In 1955, when racial segregation defined the South, Florida’s 1955 Little League State Championship represents a shining moment in our nation’s history when children led us forward. In one of the first integrated Little League games in the South, the all-Black Pensacola Jaycees and the all-White Orlando Kiwanis moved beyond fears, threats and the unknown to break with tradition and show the world what was possible.
In the early 1950s, Hugh Kroetsch worked on the Arctic Ocean for the Hudson Bay Company, and he filmed all of his adventures on an 8mm camera. In the summer of 2017, he returned to Canada’s Arctic with his son Frederick, to retrace his steps, and to screen his old footage in remote communities.
Invisible Strings aims to show the interconnection between all human beings and with Planet Earth. What is our role on Earth? How do we rediscover the connection we have with it?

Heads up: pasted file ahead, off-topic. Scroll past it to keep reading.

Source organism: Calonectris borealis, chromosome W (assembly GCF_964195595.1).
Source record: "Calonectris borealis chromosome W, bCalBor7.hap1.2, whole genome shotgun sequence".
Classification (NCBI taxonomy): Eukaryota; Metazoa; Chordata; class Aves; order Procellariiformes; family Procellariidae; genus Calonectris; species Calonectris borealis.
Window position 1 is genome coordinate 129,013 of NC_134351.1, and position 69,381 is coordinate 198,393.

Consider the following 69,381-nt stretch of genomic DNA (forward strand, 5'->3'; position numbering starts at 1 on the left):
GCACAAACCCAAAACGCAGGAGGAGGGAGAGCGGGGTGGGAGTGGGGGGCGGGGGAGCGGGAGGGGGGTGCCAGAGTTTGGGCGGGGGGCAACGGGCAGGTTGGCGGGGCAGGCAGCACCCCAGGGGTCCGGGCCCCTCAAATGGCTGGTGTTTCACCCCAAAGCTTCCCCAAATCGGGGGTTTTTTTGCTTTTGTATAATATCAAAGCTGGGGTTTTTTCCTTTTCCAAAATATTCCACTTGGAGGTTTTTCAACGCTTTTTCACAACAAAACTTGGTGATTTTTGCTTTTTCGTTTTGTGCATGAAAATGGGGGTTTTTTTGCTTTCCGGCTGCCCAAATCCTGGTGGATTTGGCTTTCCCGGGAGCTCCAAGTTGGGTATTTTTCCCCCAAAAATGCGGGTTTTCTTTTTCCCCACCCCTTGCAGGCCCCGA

Edwin Grover (1870-1965) was a printer and publisher in Chicago and New York (Prangs) when he retired at age 55 to Rollins College in Winter Park, FL.
Every day our changing climate pushes us closer to an environmental catastrophe, but for most the problem is easy to ignore. We’d rather be in denial.
The invention of race in America gets an animated, musical treatment.
The US has the world’s highest incarceration rate, with nearly a third of young black men under some form of criminal justice control. The Equal Justice Initiative seeks freedom for the unjustly imprisoned and reform of the system.
Nine young black men exercise their power to change history. It’s 1961 and the Civil Rights movement is stalled with protests, arrests, bailouts and then a return to life as usual in the segregated South.